من مجازر الاخوان المسلمين سوريةSyrians know there were abuses against demonstrators in early 2011; they also know that the President dismissed the Governor of Dara for this. They know that the armed insurrection was not a consequence of the protests but rather a sectarian insurrection that took cover under those rallies. Saudi official Anwar el-Eshki admitted to the BBC that his country had provided weapons to Islamists in Dara, and their rooftop sniping closely resembled the Muslim Brotherhood’s failed insurrection in Hama, back in 1982. Hafez al Assad crushed that revolt in a few weeks. Of the incident US intelligence said total casualties were probably ‘about 2,000′ including ’300 to 400′ members of the Muslim Brotherhood’s elite militia. The Brotherhood and many western sources have since inflated those numbers, calling it a ‘massacre’. Armed Islamists posing as civilian victims have a long history in Syria.
Quite a number of Syrians have criticized President Assad to me, but not in the manner of the western media. They say they wanted him to be as firm as his father. Many in Syria regard him as too soft, leading to the name ‘Mr Soft Heart’. Soldiers in Damascus told me there is an Army order to make special efforts to capture alive any Syrian combatant. This is controversial, as many regard them as traitors, no less guilty than foreign terrorists.
What of the ‘moderate rebels’? Before the rise of ISIS, back in late 2011, the largest FSA brigade, Farouk, the original ‘poster boys’ of the ‘Syrian Revolution’, took over parts of Homs city. One US report called them ‘legitimate nationalists … pious rather than Islamists and not motivated by sectarianism’. The International Crisis Group suggested that Farouk might be ‘pious’ rather than Islamist. The Wall Street Journal also called them ‘pious Sunnis’ rather than Islamists. The BBC called them ‘moderately Islamist’.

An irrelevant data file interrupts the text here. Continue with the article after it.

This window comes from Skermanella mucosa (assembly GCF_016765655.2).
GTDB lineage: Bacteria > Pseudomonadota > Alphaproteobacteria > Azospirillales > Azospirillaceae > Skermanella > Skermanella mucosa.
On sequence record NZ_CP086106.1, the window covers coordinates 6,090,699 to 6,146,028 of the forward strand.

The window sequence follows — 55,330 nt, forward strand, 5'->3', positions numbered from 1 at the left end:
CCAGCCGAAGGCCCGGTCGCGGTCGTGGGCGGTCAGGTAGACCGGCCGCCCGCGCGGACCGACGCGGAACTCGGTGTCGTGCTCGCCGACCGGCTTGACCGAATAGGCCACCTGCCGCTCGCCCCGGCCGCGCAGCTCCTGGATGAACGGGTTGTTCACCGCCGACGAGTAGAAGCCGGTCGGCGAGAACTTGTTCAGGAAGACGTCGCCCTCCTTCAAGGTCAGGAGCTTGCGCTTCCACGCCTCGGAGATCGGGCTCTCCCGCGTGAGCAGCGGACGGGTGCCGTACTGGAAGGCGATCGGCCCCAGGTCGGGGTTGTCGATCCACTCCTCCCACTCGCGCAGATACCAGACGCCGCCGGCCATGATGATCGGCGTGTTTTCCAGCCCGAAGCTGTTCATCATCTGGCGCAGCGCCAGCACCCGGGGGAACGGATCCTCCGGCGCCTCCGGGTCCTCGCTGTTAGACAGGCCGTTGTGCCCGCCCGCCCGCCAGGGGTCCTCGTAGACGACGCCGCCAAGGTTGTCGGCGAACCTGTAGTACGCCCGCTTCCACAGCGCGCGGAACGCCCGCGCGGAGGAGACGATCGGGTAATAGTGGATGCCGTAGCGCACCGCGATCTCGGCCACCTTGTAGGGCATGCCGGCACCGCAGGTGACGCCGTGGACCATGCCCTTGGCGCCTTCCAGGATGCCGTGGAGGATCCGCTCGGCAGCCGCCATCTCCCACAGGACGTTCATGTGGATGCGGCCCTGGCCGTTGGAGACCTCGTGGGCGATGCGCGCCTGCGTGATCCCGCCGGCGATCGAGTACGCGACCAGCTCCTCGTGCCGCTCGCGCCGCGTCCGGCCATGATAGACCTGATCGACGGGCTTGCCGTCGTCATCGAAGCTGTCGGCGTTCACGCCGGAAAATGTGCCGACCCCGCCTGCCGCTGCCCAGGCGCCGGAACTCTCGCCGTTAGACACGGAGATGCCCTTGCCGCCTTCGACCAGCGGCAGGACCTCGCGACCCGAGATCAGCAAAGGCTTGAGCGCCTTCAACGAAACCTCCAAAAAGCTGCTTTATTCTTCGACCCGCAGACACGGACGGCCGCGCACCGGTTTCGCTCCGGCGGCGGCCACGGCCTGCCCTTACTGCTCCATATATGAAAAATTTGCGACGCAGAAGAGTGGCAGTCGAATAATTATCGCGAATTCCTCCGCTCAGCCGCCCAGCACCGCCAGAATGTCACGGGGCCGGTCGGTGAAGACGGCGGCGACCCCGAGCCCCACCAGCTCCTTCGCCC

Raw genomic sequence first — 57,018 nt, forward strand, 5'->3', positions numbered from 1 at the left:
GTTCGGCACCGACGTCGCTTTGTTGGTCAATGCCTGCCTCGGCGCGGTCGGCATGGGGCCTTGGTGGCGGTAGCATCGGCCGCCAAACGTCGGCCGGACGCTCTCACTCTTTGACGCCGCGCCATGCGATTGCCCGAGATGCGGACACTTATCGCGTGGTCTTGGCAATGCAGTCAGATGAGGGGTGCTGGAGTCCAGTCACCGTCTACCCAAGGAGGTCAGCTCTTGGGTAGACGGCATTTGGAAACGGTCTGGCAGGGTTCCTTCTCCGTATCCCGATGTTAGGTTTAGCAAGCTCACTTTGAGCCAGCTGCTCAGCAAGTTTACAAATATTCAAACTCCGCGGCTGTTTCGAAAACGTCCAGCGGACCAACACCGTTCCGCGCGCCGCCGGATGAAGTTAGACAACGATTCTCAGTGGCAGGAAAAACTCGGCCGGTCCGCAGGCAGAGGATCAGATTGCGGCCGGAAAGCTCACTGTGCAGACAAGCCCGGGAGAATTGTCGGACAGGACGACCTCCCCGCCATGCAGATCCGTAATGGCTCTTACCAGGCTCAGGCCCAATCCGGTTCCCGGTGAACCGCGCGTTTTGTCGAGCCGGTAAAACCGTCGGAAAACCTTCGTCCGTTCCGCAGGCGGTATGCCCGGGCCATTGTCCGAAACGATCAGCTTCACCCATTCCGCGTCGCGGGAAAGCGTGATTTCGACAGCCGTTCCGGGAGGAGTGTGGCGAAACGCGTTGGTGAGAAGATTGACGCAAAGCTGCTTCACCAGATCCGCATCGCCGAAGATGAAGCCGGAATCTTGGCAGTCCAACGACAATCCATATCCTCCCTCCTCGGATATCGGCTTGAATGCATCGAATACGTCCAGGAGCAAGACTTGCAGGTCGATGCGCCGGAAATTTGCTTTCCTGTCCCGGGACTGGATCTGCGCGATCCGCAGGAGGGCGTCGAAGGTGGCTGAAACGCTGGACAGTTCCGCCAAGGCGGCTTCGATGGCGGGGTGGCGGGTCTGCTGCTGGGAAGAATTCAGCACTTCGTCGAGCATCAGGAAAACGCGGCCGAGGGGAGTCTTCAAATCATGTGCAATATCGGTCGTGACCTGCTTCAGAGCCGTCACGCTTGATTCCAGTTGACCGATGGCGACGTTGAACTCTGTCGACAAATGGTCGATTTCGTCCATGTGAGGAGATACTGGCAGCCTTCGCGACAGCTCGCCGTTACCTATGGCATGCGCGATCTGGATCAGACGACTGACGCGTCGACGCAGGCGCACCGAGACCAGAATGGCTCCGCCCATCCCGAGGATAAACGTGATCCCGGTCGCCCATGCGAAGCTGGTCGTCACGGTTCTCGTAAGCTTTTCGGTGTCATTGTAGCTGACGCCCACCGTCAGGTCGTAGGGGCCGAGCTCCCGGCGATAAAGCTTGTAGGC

All this was quite false. Syrians in Homs said Farouk went into the city with the genocidal slogan: ‘Alawis to the grave, Christians to Beirut’. Shouting ‘God is Great’ they blew up Homs hospital, because it had been treating soldiers. The churches blamed Farouk for the ethnic cleansing of more than 50,000 Christians from the city, and for the imposition of an Islamist tax. Journalist Radwan Mortada says most Farouk members were sectarian Salafis, armed and funded by Saudi Arabia. They later happily worked with the various al Qaeda groups, and were first to blame their own atrocities on the Army.
Let’s consider some key accusations against the Syrian Arab Army. In May 2012, days before a UN Security Council meeting set to debate possible intervention in Syria, there was a terrible massacre of over 100 villagers at Houla. Western governments immediately blamed the Syrian Government, which in turn accused the foreign-backed terrorists. Western officials at first blamed Army shelling, changing their story when it was found most had died from close quarter injuries. One UN report (UNSMIS) was shelved while another (CoI), co-chaired by US diplomat Karen Koning AbuZayd, blamed un-named pro-government ‘thugs’. No motive was given.
Although the Houla massacre did not result in a Libyan-styled intervention, because of opposition at the UN from Russia and China, controversy raged over the authors of this atrocity. German and Russian journalists, along with the Mother Superior of a Monastery, managed to interview survivors who said that a large Farouk battalion, led by Abdul Razzaq Tlass, had overwhelmed five small army posts and slaughtered the villagers. The gang had sought out pro-government and Alawi families, along with some Sunni families who had taken part in recent elections.
One year later a detailed, independent report (by Correggia, Embid, Hauben and Larson) documented how the second UN Houla investigation (the CoI) was tainted. Rather than visiting Syria they had relied on Farouk leaders and associates to link them to witnesses. They ignored another dozen direct witnesses who contradicted the ‘rebel’ story. In short, they tried to bury a real crime with identified perpetrators and a clear motive. As Adam Larson later wrote, the ‘official’ Houla massacre story was shown to be ‘extremely ambiguous at best and at worst a fairly obvious crime of the US-supported Contras’.